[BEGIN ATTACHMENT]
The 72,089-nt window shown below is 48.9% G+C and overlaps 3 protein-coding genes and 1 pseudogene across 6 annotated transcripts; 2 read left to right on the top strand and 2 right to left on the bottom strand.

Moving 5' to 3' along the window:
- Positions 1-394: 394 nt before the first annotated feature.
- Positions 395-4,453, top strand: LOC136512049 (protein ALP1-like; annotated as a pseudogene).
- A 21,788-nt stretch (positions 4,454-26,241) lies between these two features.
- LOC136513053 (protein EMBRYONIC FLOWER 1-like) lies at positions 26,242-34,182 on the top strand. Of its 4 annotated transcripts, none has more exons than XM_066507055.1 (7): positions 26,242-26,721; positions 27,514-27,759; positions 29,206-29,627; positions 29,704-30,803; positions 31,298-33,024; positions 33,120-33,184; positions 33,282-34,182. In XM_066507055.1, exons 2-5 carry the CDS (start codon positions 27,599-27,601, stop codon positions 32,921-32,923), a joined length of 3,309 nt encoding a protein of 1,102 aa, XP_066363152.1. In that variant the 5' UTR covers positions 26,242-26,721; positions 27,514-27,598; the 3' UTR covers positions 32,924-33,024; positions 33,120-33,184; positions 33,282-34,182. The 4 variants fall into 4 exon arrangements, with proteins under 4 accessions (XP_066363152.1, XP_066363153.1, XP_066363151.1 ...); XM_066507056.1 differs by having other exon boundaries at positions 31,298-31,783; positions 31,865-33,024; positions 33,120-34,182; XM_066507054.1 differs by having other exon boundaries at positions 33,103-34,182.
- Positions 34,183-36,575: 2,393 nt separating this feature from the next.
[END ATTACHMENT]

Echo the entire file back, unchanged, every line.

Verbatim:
The 72,089-nt window shown below is 48.9% G+C and overlaps 3 protein-coding genes and 1 pseudogene across 6 annotated transcripts; 2 read left to right on the top strand and 2 right to left on the bottom strand.

Moving 5' to 3' along the window:
- Positions 1-394: 394 nt before the first annotated feature.
- Positions 395-4,453, top strand: LOC136512049 (protein ALP1-like; annotated as a pseudogene).
- A 21,788-nt stretch (positions 4,454-26,241) lies between these two features.
- LOC136513053 (protein EMBRYONIC FLOWER 1-like) lies at positions 26,242-34,182 on the top strand. Of its 4 annotated transcripts, none has more exons than XM_066507055.1 (7): positions 26,242-26,721; positions 27,514-27,759; positions 29,206-29,627; positions 29,704-30,803; positions 31,298-33,024; positions 33,120-33,184; positions 33,282-34,182. In XM_066507055.1, exons 2-5 carry the CDS (start codon positions 27,599-27,601, stop codon positions 32,921-32,923), a joined length of 3,309 nt encoding a protein of 1,102 aa, XP_066363152.1. In that variant the 5' UTR covers positions 26,242-26,721; positions 27,514-27,598; the 3' UTR covers positions 32,924-33,024; positions 33,120-33,184; positions 33,282-34,182. The 4 variants fall into 4 exon arrangements, with proteins under 4 accessions (XP_066363152.1, XP_066363153.1, XP_066363151.1 ...); XM_066507056.1 differs by having other exon boundaries at positions 31,298-31,783; positions 31,865-33,024; positions 33,120-34,182; XM_066507054.1 differs by having other exon boundaries at positions 33,103-34,182.
- Positions 34,183-36,575: 2,393 nt separating this feature from the next.